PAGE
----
Looking Ahead: Four Challenges and Opportunities

  1. Building qualitative inquiry capacity: Global efforts are underway to strengthen evaluation capacity. Strengthening quality inquiry capacity needs to be part of that effort.
  1. Increasing interest in and attracting resources to do serious, triangulated, in-depth qualitative, multi-method evaluations: As noted in the top ten trends, observation and in-depth fieldwork are underutilized. Interviewing and short site visits dominate.
  1. Deepening evaluators’ commitment to inquire seriously into unintended consequences and take emergence (complexity) seriously: Lip service and rhetoric give the appearance of attending to unintended consequences, but most evaluation designs devote the entire budget to assessing planned implementation and goal attainment. The kind of open-ended fieldwork needed to turn up actual consequences and emergent dynamics remains rare.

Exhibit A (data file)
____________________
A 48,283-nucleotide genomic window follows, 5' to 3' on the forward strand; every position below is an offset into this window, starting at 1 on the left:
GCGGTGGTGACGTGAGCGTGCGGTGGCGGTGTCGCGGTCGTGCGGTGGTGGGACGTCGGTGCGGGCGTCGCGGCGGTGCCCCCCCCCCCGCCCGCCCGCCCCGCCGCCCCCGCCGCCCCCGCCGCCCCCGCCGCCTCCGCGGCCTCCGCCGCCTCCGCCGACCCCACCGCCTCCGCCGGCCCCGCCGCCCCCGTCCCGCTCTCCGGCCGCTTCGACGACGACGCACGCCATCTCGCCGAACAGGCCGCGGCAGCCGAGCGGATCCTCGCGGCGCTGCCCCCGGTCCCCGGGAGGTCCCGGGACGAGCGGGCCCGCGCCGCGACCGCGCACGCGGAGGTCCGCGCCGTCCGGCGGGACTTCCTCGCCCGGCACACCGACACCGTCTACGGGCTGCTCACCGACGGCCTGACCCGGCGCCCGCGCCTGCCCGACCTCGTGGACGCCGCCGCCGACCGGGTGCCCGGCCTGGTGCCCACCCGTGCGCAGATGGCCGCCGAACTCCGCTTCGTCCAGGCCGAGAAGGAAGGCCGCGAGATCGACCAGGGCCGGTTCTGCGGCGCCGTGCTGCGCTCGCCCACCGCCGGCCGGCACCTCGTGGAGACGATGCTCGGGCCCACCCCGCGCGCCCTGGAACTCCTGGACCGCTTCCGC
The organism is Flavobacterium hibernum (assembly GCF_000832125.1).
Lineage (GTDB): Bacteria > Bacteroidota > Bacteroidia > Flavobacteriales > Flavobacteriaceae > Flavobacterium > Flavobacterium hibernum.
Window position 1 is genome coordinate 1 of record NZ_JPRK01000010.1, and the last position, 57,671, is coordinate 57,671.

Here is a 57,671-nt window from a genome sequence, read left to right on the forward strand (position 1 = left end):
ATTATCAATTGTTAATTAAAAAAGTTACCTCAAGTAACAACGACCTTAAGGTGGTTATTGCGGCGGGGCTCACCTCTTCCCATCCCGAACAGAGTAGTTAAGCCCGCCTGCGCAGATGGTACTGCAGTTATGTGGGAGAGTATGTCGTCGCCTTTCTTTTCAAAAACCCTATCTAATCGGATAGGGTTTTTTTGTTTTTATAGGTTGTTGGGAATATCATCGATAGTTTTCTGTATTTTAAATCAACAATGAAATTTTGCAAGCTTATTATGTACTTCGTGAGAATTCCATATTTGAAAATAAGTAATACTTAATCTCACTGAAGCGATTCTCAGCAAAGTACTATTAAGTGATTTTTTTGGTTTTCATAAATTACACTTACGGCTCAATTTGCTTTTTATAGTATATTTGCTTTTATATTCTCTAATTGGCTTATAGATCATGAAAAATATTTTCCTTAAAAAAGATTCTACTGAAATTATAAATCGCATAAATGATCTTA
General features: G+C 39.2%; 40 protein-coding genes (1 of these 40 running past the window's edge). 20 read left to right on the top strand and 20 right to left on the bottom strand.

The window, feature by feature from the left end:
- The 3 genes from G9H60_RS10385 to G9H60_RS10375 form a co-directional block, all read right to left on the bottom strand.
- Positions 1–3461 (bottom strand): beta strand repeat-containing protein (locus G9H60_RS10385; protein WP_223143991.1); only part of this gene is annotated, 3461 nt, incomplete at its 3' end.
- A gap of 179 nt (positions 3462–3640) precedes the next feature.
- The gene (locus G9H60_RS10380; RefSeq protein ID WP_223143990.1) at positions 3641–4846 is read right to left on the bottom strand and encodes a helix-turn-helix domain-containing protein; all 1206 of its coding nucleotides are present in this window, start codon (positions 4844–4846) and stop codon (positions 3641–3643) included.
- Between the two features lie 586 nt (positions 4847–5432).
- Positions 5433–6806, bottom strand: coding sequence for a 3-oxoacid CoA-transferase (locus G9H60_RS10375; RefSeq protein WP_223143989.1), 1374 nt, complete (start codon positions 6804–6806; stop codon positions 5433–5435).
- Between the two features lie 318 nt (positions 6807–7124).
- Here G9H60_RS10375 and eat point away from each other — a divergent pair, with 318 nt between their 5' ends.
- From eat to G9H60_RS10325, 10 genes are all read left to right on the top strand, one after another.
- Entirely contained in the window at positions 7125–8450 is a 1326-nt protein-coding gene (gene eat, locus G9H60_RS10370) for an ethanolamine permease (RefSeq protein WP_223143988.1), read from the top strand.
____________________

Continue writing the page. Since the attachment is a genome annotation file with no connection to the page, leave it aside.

1. Cumulative-longitudinal integration at the case and context levels: Long-term, in-depth case studies, with purposeful sampling that is sufficiently diverse to capture contextual variations, remains an ideal too rarely realized in practice.


  • Bojan Radej

    Thank you for these predictions, they are illuminative. Do you make prediction for the USA only? I think that cultural component is not emphasised, so it may be that in other regions of the world dvelopments might be quite different. For example in Europe, complexity approach in evaluation may have more chances instead of mixed methods approach; less sampling and experimental approach, more indepth inquiries such as with interviews?